‘UK’s largest agri-tech centre’ opens as study flags big funding gap

By Bethan Grylls

- Last updated on GMT

Fifty one percent of food and agri leaders identified technology implementation as imperative. Credit: Getty/witsarut sakorn
Fifty one percent of food and agri leaders identified technology implementation as imperative. Credit: Getty/witsarut sakorn

Related tags Food security Investment Research Agriculture

More than half of UK food industry businesses say adopting new technologies is a key priority, but access to funding is making it difficult to turn into a reality.

The findings come from a new report which surveyed 200 R&D and technology decision-makers in the agriculture and food sectors.

While 51% of food and agri leaders identified technology implementation as imperative as they look ahead to the next five years, 48% said there were stages in their supply chain where investments and innovation is lacking.

Growth and expansion were also found to be a priority for 58%, followed by becoming more sustainable (40%).

In line with this, 40% of agri-food businesses said they want to explore new technologies relating to sustainable production, 38% food security, and 31% resilient food systems.

Twenty eight percent are keen to explore the potential of AI and machine learning, but just 26% were interested in robotics and automation which has previously been one of the most popular ventures for agri-tech. In 2023, global investment in farm robotics and mechanisation rose 9% year-over-year, reaching $760m.

Regardless of the type of tech, access to funding is proving difficult, with 39% of R&D and technology leaders flagging this as a major barrier. This is followed by a lack of resource and time (38%) and attracting investment (27%).

UK Agri-Tech Centre opens

The research from the Future of Agri-Tech Report has been published to coincide with the opening of a new UK Agri-Tech Centre earlier this month.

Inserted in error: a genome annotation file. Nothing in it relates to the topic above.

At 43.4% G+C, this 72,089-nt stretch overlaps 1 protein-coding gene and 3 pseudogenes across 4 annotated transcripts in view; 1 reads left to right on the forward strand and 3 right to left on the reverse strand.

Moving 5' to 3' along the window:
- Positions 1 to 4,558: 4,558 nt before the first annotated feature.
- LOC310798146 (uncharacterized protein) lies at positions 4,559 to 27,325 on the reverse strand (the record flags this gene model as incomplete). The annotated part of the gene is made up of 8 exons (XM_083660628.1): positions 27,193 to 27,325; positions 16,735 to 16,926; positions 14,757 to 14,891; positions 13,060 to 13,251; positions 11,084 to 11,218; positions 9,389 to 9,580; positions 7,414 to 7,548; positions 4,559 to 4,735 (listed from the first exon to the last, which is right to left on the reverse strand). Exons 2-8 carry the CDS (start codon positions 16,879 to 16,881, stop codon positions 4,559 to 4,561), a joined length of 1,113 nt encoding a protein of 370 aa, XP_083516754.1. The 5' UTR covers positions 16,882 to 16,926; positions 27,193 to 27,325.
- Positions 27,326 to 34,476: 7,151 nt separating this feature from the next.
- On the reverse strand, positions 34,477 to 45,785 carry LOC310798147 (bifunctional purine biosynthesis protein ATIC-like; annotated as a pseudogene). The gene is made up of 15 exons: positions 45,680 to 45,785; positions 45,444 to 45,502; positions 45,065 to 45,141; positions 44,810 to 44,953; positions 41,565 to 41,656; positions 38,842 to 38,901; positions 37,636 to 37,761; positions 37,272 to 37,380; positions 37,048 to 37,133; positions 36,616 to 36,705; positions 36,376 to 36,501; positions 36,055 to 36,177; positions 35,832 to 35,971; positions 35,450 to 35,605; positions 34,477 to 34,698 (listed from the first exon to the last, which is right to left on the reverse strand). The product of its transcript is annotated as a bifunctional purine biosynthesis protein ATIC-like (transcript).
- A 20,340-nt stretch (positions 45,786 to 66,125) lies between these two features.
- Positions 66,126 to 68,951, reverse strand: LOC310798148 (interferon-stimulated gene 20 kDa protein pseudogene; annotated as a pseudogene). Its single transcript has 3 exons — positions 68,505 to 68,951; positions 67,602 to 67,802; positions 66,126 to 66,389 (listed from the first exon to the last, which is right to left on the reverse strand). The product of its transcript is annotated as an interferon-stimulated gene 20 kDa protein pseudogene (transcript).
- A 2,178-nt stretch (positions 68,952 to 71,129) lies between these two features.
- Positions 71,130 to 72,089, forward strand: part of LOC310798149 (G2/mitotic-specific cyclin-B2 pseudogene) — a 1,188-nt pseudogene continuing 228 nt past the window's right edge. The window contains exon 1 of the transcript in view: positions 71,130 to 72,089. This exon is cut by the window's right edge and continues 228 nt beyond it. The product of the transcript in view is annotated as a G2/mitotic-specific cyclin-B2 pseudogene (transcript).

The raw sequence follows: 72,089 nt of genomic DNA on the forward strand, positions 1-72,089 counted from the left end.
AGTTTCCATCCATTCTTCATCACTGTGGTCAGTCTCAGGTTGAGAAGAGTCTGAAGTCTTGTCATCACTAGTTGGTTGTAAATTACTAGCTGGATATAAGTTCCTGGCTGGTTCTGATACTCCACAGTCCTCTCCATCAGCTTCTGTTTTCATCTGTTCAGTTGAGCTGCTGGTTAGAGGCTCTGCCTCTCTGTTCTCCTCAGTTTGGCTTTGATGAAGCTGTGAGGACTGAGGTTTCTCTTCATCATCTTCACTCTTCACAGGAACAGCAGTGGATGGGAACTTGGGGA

The centre is a merger of Agri-EPI, CIEL and CHAP and is said to be the UK’s largest dedicated agri-tech organisation.

The business, which is funded predominantly by Innovate UK, aims to strengthen and build connections between science, business and funders to accelerate R&D, and connect businesses to funding, expertise, facilities and collaborators to accelerate progress within the agri-systems supply chain.

Commenting on the merge, Dr. Peter Quinn, chair of the UK Agri-Tech Centre board, said: “One of the major benefits of the new UK Agri-Tech Centre is that we have some of the best people from across the sectors working here and in our networks. Our specialists can use their expertise.

“Within ten to 15 years we will have to change our food production and supply chains significantly. The hardest bit is implementing commercial innovation, which can often take five to ten years. It takes endurance and resilience to trial biological work, to work with nature and the seasons which vary from one to the next. We have to focus on the prize. Becoming the UK Agri-Tech Centre increases the scope and speed at which we can work.”

The centre’s CEO, Phil Bicknell, agreed, adding that its launch comes a “pivotal time”.

He added: “Agri-food is the bedrock of the UK’s largest manufacturing sector. A sector that is facing ongoing challenges around volatility, policy upheaval, input costs and environmental sustainability.

He continued: “Through focusing on key strategic themes of innovation for resilient systems, sustainable production, one health and intelligent agriculture, and by taking a systems-wide approach and creating greater cross-sector working opportunities and collaboration, we believe that agri-tech can ultimately secure the UK’s supply of food, fuel and fibres and stimulate economic growth.”

In other news, Mosa Meat has raised €40m to scale its lab grown meat capabilities.

Related topics Supply Chain Industry 4.0

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